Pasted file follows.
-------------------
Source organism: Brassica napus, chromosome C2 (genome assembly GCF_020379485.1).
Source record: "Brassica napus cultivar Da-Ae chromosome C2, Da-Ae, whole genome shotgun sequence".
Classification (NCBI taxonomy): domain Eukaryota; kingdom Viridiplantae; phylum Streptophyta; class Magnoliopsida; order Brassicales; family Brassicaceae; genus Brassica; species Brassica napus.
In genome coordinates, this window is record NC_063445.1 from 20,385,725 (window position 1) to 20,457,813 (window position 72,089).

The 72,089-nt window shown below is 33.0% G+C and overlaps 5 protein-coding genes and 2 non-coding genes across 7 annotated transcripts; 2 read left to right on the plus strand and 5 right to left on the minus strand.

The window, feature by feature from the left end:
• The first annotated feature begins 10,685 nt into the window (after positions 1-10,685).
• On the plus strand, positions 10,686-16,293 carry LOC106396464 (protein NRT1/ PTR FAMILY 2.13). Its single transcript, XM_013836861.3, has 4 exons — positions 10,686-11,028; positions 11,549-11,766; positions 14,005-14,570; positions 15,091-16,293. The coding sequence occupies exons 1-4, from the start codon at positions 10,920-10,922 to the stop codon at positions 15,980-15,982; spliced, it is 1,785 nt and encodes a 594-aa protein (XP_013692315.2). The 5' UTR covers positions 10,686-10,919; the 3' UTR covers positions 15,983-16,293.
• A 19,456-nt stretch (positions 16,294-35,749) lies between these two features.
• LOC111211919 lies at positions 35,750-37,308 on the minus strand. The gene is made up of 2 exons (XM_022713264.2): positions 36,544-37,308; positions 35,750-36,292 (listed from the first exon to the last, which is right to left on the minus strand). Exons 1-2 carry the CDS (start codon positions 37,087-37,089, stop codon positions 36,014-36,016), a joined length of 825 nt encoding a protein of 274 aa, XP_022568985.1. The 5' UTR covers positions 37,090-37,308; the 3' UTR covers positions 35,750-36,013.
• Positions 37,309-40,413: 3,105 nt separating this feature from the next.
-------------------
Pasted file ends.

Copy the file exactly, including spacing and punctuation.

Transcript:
Source organism: Brassica napus, chromosome C2 (genome assembly GCF_020379485.1).
Source record: "Brassica napus cultivar Da-Ae chromosome C2, Da-Ae, whole genome shotgun sequence".
Classification (NCBI taxonomy): domain Eukaryota; kingdom Viridiplantae; phylum Streptophyta; class Magnoliopsida; order Brassicales; family Brassicaceae; genus Brassica; species Brassica napus.
In genome coordinates, this window is record NC_063445.1 from 20,385,725 (window position 1) to 20,457,813 (window position 72,089).

The 72,089-nt window shown below is 33.0% G+C and overlaps 5 protein-coding genes and 2 non-coding genes across 7 annotated transcripts; 2 read left to right on the plus strand and 5 right to left on the minus strand.

The window, feature by feature from the left end:
• The first annotated feature begins 10,685 nt into the window (after positions 1-10,685).
• On the plus strand, positions 10,686-16,293 carry LOC106396464 (protein NRT1/ PTR FAMILY 2.13). Its single transcript, XM_013836861.3, has 4 exons — positions 10,686-11,028; positions 11,549-11,766; positions 14,005-14,570; positions 15,091-16,293. The coding sequence occupies exons 1-4, from the start codon at positions 10,920-10,922 to the stop codon at positions 15,980-15,982; spliced, it is 1,785 nt and encodes a 594-aa protein (XP_013692315.2). The 5' UTR covers positions 10,686-10,919; the 3' UTR covers positions 15,983-16,293.
• A 19,456-nt stretch (positions 16,294-35,749) lies between these two features.
• LOC111211919 lies at positions 35,750-37,308 on the minus strand. The gene is made up of 2 exons (XM_022713264.2): positions 36,544-37,308; positions 35,750-36,292 (listed from the first exon to the last, which is right to left on the minus strand). Exons 1-2 carry the CDS (start codon positions 37,087-37,089, stop codon positions 36,014-36,016), a joined length of 825 nt encoding a protein of 274 aa, XP_022568985.1. The 5' UTR covers positions 37,090-37,308; the 3' UTR covers positions 35,750-36,013.
• Positions 37,309-40,413: 3,105 nt separating this feature from the next.